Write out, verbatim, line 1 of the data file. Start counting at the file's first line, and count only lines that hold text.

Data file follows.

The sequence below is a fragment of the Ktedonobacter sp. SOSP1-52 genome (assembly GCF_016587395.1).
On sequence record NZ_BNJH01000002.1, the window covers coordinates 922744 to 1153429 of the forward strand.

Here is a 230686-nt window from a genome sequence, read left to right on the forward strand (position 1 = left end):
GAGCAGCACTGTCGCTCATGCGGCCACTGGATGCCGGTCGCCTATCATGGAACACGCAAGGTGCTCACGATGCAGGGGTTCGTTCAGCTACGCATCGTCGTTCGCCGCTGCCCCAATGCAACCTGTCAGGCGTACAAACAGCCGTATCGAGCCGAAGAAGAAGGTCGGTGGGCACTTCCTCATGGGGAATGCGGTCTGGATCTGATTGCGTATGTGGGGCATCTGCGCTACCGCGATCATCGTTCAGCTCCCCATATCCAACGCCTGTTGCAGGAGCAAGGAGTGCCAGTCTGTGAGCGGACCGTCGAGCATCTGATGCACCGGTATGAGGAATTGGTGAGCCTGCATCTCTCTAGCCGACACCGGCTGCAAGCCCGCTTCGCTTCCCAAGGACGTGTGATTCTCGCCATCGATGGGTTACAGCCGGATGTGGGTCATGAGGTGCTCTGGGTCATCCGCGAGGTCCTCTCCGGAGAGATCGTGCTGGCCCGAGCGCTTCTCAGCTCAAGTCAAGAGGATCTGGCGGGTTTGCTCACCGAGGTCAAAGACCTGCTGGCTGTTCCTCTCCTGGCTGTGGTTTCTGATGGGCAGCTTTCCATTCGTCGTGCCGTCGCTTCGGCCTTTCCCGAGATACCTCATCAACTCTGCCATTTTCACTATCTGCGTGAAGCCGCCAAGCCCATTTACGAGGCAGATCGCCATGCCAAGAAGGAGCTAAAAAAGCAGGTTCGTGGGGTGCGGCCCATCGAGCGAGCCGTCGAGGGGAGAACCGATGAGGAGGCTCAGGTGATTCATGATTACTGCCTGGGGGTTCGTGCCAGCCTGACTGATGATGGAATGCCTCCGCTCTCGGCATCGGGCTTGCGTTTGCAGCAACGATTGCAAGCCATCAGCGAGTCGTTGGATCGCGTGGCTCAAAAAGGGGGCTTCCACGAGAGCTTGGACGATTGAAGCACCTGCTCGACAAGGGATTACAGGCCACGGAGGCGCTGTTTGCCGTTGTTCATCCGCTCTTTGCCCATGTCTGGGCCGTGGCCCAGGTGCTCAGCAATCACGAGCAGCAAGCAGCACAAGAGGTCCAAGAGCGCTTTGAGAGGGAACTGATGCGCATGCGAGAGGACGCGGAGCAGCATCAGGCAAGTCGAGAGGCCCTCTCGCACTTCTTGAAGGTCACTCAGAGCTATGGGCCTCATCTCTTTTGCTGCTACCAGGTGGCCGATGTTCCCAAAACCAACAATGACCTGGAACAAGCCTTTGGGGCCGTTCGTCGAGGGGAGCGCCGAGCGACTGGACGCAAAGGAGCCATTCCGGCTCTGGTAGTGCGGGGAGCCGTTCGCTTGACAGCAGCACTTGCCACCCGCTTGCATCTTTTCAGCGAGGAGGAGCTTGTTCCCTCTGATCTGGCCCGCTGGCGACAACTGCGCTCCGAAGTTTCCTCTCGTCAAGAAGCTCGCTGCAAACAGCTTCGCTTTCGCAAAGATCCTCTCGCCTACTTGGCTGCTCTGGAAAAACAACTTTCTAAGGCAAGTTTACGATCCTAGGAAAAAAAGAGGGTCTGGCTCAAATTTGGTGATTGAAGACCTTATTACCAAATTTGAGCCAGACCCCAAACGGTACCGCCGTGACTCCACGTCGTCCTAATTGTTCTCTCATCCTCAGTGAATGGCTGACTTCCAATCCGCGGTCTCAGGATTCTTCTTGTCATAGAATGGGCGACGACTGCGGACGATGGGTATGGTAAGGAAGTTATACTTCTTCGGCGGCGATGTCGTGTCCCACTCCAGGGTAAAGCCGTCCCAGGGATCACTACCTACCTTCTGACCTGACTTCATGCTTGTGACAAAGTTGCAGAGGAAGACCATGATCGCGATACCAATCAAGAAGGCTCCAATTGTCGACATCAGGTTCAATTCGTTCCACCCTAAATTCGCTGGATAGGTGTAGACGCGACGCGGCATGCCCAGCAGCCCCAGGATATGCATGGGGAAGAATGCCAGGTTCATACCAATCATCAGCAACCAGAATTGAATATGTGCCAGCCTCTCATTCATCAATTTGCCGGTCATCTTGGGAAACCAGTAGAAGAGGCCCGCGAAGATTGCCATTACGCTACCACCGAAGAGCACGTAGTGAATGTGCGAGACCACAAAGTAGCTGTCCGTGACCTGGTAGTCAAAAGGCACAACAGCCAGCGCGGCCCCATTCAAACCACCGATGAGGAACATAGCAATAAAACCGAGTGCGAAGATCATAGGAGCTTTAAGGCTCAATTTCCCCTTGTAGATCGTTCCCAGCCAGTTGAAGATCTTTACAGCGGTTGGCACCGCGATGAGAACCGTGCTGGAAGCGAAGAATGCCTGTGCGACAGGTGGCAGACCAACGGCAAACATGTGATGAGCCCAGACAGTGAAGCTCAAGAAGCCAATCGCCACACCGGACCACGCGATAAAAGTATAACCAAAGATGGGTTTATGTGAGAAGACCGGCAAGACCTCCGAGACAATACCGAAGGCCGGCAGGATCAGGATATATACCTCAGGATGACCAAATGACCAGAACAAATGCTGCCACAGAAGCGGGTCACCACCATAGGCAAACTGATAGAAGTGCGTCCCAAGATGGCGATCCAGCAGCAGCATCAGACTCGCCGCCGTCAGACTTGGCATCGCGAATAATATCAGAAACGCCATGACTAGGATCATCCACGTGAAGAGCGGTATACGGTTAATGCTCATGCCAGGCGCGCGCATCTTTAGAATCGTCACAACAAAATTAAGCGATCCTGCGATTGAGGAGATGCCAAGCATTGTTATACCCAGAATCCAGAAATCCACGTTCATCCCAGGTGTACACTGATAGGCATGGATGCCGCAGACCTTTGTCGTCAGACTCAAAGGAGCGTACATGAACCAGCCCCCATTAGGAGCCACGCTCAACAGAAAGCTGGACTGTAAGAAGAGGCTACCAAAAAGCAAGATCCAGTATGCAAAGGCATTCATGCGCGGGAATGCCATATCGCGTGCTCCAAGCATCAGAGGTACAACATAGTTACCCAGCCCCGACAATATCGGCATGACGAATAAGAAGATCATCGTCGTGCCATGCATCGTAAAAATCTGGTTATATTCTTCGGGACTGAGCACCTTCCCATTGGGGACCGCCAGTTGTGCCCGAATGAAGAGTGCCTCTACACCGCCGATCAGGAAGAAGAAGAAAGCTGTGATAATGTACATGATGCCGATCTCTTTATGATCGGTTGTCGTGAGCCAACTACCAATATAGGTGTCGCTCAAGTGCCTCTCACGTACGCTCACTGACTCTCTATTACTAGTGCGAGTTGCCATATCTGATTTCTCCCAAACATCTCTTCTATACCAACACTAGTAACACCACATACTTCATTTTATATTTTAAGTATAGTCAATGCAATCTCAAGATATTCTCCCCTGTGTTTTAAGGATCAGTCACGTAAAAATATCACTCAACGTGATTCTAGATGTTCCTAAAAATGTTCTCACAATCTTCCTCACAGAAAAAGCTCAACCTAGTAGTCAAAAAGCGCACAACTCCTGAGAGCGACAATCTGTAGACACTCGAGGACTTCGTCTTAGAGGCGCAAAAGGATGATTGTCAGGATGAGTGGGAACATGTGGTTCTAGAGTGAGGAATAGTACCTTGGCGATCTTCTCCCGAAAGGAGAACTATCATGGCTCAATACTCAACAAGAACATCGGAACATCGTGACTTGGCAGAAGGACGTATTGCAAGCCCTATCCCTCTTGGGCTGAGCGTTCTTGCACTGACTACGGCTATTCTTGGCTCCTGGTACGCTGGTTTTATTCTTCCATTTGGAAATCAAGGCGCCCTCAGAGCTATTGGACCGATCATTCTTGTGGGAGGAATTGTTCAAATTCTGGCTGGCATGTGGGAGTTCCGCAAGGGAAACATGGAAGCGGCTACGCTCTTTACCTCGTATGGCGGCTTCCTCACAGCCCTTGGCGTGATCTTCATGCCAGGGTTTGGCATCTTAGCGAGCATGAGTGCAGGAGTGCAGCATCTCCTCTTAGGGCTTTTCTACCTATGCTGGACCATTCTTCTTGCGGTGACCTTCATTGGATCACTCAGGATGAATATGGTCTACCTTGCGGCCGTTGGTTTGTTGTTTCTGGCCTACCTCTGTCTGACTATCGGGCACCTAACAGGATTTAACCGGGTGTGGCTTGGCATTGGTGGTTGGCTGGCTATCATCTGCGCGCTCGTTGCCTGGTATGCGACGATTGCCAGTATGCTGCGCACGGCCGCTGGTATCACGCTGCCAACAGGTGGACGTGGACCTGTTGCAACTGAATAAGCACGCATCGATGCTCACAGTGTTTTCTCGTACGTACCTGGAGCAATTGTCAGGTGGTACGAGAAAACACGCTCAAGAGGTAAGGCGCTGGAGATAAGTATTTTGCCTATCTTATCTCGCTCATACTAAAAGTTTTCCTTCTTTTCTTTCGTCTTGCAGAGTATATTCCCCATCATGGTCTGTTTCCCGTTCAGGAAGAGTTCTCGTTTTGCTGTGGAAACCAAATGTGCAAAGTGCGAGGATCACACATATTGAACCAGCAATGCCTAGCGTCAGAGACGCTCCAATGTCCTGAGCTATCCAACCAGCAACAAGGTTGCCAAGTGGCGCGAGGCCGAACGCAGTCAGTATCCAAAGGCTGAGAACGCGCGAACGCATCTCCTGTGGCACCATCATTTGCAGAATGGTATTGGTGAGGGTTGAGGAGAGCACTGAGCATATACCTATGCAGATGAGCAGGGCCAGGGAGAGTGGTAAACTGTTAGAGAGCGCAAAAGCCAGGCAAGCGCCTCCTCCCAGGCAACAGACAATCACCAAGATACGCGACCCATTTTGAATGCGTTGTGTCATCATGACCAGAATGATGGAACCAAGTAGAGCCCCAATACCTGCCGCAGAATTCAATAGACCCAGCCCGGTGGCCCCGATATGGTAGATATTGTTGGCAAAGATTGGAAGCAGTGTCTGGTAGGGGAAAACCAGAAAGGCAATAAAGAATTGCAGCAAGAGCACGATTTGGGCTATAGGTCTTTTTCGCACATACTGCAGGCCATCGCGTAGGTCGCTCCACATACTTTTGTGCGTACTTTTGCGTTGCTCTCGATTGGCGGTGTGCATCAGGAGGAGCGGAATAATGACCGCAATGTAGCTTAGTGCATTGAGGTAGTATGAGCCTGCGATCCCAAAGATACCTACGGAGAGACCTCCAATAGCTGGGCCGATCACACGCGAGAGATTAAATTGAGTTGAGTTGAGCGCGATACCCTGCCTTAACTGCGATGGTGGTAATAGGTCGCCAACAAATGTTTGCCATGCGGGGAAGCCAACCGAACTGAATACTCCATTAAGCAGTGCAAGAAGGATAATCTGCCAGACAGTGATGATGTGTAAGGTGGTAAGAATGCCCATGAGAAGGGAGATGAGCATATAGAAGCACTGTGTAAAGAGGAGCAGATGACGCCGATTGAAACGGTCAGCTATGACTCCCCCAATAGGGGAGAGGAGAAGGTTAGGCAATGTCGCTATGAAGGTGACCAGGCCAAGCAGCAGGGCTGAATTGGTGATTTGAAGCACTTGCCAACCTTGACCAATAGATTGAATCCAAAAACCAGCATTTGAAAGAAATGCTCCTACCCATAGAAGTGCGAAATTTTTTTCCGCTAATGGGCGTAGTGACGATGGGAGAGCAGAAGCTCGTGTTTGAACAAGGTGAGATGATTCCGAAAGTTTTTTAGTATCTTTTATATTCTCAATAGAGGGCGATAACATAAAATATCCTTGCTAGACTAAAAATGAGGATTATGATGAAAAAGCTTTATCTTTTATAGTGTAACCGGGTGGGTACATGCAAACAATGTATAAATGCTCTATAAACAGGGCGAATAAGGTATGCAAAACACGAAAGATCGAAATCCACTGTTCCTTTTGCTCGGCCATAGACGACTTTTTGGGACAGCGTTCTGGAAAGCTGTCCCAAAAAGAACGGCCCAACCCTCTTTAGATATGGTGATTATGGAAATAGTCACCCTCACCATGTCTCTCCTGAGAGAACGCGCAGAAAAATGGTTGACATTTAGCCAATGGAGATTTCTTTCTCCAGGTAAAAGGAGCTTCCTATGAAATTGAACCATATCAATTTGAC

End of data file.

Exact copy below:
The sequence below is a fragment of the Ktedonobacter sp. SOSP1-52 genome (assembly GCF_016587395.1).